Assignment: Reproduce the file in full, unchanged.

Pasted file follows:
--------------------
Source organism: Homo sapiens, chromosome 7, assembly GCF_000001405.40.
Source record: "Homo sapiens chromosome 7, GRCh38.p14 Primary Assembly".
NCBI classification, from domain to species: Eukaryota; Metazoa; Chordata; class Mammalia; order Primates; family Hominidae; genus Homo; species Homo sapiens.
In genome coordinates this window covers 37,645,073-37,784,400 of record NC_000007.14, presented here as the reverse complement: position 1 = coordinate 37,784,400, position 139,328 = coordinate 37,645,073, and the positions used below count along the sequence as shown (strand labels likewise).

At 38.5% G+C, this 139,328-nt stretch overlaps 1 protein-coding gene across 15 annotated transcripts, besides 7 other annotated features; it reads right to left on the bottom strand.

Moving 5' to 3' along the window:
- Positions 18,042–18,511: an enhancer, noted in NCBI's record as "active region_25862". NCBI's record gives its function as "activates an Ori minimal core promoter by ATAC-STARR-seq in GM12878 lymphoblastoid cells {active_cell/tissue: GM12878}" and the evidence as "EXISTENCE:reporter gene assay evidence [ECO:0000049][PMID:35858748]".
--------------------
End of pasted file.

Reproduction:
Source organism: Homo sapiens, chromosome 7, assembly GCF_000001405.40.
Source record: "Homo sapiens chromosome 7, GRCh38.p14 Primary Assembly".
NCBI classification, from domain to species: Eukaryota; Metazoa; Chordata; class Mammalia; order Primates; family Hominidae; genus Homo; species Homo sapiens.
In genome coordinates this window covers 37,645,073-37,784,400 of record NC_000007.14, presented here as the reverse complement: position 1 = coordinate 37,784,400, position 139,328 = coordinate 37,645,073, and the positions used below count along the sequence as shown (strand labels likewise).

At 38.5% G+C, this 139,328-nt stretch overlaps 1 protein-coding gene across 15 annotated transcripts, besides 7 other annotated features; it reads right to left on the bottom strand.

Moving 5' to 3' along the window:
- Positions 18,042–18,511: an enhancer, noted in NCBI's record as "active region_25862". NCBI's record gives its function as "activates an Ori minimal core promoter by ATAC-STARR-seq in GM12878 lymphoblastoid cells {active_cell/tissue: GM12878}" and the evidence as "EXISTENCE:reporter gene assay evidence [ECO:0000049][PMID:35858748]".